Growth Guide

Kyle Schachner
Aug 21
4 min read
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What's your company doing about tariffs?

On August 2nd, President Trump announced a fourth round of China-centered tariffs. While past rounds devastated the supply chains and profitability of companies in the agricultural, industrial, and some tech spaces, this last round crushed (some) retailers. While the USTR just walked back their statement to a degree by delaying some of the 10% tariffs to December 15, compared to September 1, as a way to lighten the blow to holiday shopping, the newest round of taxes on foreign imports from China may impact the consumer. Vital economic indicators like inflation (or deflation), consumer price index (CPI), and consumer confidence may get impacted and influence the sway

trump xi china

 of large forces like the Federal Reserve or corporate cap ex levels.


Companies affected by the China Trade War have 3 choices to make when reacting to the tariffs: 1) Absorb them, 2) Pass them onto the consumer, or 3) Find new supply chain destinations. We analyze the benefits and detriments of each option, below


1. Absorb the Tariffs

Take the hit and absorb the tariff. This option keeps the consumer happy as they experience no price hike and shop as usual. But your customer’s happiness and continued satisfaction comes at the price of your profit margin. Business owners and price-setters can view the absorbtion of tariffs as an investment in customer satisfaction. The core question to ask, is, will absorbing these tariffs enable my company to get a smaller piece of a bigger pie? And is that piece bigger than getting a bigger piece of a smaller pie?


Let’s say the answer is yes, and you swallow the price hike on your inventory. While customers are happy, your liquidity dries up and balance sheet gets constrained. This could mean delaying pay raises for deserving employees, or not investing in new marketing materials. Companies are pressured to absorb the tariffs in order to remain competitive with their consumers. But if they can’t give a raise, they might lose competitiveness with talent retention.


2. Pass the Tariffs onto Your Customer

In order to avoid a cut in margins, companies have the option of passing the tariffs onto their customers. This means that instead of taking on the extra costs as a business, companies can instead raise the prices of their products. Taking this route allows margins to stay in tact and keeps shareholders happy. It also allows companies to sustain their cash flow in order to fulfill other initiatives like hiring more workers, offering raises, and buying new computers, amongst many others. The downside of this option is that raising prices can be a dangerous game. Yes, it may allow you to stay profitable, but you risk losing customers -- which can damage your revenue. Going back to the pie reference, this is the bigger piece of a smaller pie. In general, favorability and perception go down with price hikes. People might buy less of your products, or worse, just stop buying in general. You need to understand your pricing in comparison to the market, while also understanding your customers and what they value. For example, if your competitors are passing the tariffs along to their customers, you could: 1) View it as a safe move to hike your prices up and maintain margins, or 2) Absorb the tariffs, maintain lower prices, and attract more customers to get a bigger piece of a smaller pie. This will help you decide what kind -- and how much -- of a price increase your particular market can tolerate.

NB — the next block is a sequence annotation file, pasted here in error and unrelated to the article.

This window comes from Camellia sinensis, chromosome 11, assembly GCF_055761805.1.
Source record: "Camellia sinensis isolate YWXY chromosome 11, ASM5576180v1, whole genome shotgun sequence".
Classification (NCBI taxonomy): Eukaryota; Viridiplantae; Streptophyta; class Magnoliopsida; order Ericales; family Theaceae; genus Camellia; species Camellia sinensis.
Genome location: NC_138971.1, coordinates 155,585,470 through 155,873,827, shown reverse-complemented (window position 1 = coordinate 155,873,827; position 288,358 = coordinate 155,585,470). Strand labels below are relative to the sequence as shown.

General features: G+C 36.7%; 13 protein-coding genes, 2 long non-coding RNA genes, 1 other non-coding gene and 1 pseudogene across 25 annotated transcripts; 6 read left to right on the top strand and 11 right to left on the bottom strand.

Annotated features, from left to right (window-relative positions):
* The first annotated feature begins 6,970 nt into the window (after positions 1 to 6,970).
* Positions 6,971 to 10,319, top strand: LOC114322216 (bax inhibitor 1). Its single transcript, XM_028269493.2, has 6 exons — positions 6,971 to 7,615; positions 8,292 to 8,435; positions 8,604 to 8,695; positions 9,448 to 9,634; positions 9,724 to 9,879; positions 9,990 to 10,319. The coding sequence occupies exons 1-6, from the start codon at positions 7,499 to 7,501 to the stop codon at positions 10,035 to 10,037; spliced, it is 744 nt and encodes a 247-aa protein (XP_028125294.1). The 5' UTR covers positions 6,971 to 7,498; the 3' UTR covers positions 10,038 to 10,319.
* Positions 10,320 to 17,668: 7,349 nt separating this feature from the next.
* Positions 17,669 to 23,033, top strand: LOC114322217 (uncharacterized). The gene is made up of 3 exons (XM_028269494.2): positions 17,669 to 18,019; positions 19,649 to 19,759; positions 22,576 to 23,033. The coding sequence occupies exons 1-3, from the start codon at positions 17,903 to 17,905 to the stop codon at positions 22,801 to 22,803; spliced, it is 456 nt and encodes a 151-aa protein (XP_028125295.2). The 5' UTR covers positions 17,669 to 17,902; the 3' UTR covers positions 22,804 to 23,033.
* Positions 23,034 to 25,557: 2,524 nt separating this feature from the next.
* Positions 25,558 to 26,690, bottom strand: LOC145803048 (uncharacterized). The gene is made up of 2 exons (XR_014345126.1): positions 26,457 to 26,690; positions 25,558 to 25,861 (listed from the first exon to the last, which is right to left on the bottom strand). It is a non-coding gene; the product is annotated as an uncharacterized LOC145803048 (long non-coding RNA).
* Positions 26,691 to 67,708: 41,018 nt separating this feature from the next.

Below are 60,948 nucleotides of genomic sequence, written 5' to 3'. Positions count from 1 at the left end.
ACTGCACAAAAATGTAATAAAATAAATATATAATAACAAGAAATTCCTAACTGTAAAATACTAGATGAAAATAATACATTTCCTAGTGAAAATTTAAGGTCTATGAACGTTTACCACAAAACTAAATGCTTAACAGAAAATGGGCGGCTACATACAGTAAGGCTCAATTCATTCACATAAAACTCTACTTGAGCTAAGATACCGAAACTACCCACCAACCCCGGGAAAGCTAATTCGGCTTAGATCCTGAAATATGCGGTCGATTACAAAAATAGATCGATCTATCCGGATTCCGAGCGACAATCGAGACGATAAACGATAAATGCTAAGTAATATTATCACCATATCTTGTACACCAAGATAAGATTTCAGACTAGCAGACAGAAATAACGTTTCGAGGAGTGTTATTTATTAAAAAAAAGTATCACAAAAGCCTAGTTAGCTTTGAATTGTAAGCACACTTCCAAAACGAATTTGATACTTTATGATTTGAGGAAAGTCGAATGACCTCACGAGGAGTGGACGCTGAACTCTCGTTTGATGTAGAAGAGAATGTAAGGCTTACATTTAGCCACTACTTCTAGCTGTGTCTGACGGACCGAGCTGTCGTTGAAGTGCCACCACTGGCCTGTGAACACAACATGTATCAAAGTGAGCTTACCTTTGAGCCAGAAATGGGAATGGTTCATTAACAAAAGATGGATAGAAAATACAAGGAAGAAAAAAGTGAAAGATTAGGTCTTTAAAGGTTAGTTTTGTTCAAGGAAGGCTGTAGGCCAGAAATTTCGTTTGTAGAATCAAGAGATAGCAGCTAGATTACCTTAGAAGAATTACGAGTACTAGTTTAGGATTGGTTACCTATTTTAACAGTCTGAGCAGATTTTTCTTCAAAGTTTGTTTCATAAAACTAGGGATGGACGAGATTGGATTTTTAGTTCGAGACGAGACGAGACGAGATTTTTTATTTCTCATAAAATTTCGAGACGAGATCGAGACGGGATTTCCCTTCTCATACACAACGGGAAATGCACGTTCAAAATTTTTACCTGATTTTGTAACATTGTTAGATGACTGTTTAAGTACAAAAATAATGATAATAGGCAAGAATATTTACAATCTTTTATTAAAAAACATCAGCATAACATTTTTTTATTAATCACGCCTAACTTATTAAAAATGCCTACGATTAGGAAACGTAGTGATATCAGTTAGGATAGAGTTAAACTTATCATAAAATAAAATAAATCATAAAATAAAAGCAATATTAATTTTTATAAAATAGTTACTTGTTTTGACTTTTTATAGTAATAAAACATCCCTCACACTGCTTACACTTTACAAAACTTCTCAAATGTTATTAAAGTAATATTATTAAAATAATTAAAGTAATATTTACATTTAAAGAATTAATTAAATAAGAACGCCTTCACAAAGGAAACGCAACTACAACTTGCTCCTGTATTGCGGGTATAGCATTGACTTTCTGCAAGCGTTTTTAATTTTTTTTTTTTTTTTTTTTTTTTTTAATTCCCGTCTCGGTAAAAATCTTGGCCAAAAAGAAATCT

3. Find a New Supply Chain

Instead of absorbing or passing along tariffs, the better option may be for companies to instead look to find a new supply chain. Many companies are already moving to Vietnam as an option for an updated supply chain, with Vietnam imports to the U.S. skyrocketing 36% year-over-year. But, Vietnam can only take on so much new business with their current infrastructure, so where do companies look next? Cisco, for example, changed their supply chain in record time. They said they have been slowly reducing their manufacturing in China in anticipation of this White House decision. While Cisco may have shifted quickly and avoided further downside, companies may still face issues of time and capital consumption when moving supply chains. , However, in the long term, a new supply chain can save your margins and keep your customers happy. Even if you end up going back to China following a trade agreement, diversifying your supply chain is accretive to risk management and pricing. One option is to go local and provide jobs for community. This might cost more than international production, but you can boast about your products being American-made and providing jobs to local workers. Maybe your local government will provide tax incentives for you to do this.


It is inevitable that these new tariffs will affect businesses in some way or another. Instead of just waiting for it to happen, take action and understand your choices. There are clear benefits and detriments to each of the 3 options we outlined. In order to decide which is best for your particular company, you need to gain an understanding of your market and your customers.


Let us know what your company is doing about the tariffs by tagging us on social media @elevategcg or emailing us at


(Photo Credit: Andrew Harnik/AP, via Markets Insider)